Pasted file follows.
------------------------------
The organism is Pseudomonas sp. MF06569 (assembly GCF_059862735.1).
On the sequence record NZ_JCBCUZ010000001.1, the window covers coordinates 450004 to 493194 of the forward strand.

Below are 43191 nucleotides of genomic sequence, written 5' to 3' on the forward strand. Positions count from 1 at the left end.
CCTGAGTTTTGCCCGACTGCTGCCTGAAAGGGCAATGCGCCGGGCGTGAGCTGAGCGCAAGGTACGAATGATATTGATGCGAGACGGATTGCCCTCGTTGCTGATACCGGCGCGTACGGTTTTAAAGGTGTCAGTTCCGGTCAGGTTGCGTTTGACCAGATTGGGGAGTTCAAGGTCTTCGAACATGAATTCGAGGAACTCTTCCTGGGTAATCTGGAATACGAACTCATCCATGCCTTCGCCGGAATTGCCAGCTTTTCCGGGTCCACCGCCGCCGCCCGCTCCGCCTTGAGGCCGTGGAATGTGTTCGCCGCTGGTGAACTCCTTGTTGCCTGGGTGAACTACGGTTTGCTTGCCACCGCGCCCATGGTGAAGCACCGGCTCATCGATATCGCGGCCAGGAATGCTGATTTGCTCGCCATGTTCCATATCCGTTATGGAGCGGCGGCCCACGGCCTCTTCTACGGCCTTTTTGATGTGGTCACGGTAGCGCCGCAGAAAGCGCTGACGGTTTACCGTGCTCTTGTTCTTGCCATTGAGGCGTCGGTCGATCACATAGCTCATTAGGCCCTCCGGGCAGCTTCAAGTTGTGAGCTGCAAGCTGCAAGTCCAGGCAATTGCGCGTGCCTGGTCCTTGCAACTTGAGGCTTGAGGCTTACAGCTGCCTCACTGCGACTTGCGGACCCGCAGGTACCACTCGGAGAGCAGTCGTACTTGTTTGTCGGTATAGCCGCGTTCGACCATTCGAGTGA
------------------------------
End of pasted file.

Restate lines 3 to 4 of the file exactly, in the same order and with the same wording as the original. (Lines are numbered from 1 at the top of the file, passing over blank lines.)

Below are 43191 nucleotides of genomic sequence, written 5' to 3' on the forward strand. Positions count from 1 at the left end.
CCTGAGTTTTGCCCGACTGCTGCCTGAAAGGGCAATGCGCCGGGCGTGAGCTGAGCGCAAGGTACGAATGATATTGATGCGAGACGGATTGCCCTCGTTGCTGATACCGGCGCGTACGGTTTTAAAGGTGTCAGTTCCGGTCAGGTTGCGTTTGACCAGATTGGGGAGTTCAAGGTCTTCGAACATGAATTCGAGGAACTCTTCCTGGGTAATCTGGAATACGAACTCATCCATGCCTTCGCCGGAATTGCCAGCTTTTCCGGGTCCACCGCCGCCGCCCGCTCCGCCTTGAGGCCGTGGAATGTGTTCGCCGCTGGTGAACTCCTTGTTGCCTGGGTGAACTACGGTTTGCTTGCCACCGCGCCCATGGTGAAGCACCGGCTCATCGATATCGCGGCCAGGAATGCTGATTTGCTCGCCATGTTCCATATCCGTTATGGAGCGGCGGCCCACGGCCTCTTCTACGGCCTTTTTGATGTGGTCACGGTAGCGCCGCAGAAAGCGCTGACGGTTTACCGTGCTCTTGTTCTTGCCATTGAGGCGTCGGTCGATCACATAGCTCATTAGGCCCTCCGGGCAGCTTCAAGTTGTGAGCTGCAAGCTGCAAGTCCAGGCAATTGCGCGTGCCTGGTCCTTGCAACTTGAGGCTTGAGGCTTACAGCTGCCTCACTGCGACTTGCGGACCCGCAGGTACCACTCGGAGAGCAGTCGTACTTGTTTGTCGGTATAGCCGCGTTCGACCATTCGAGTGA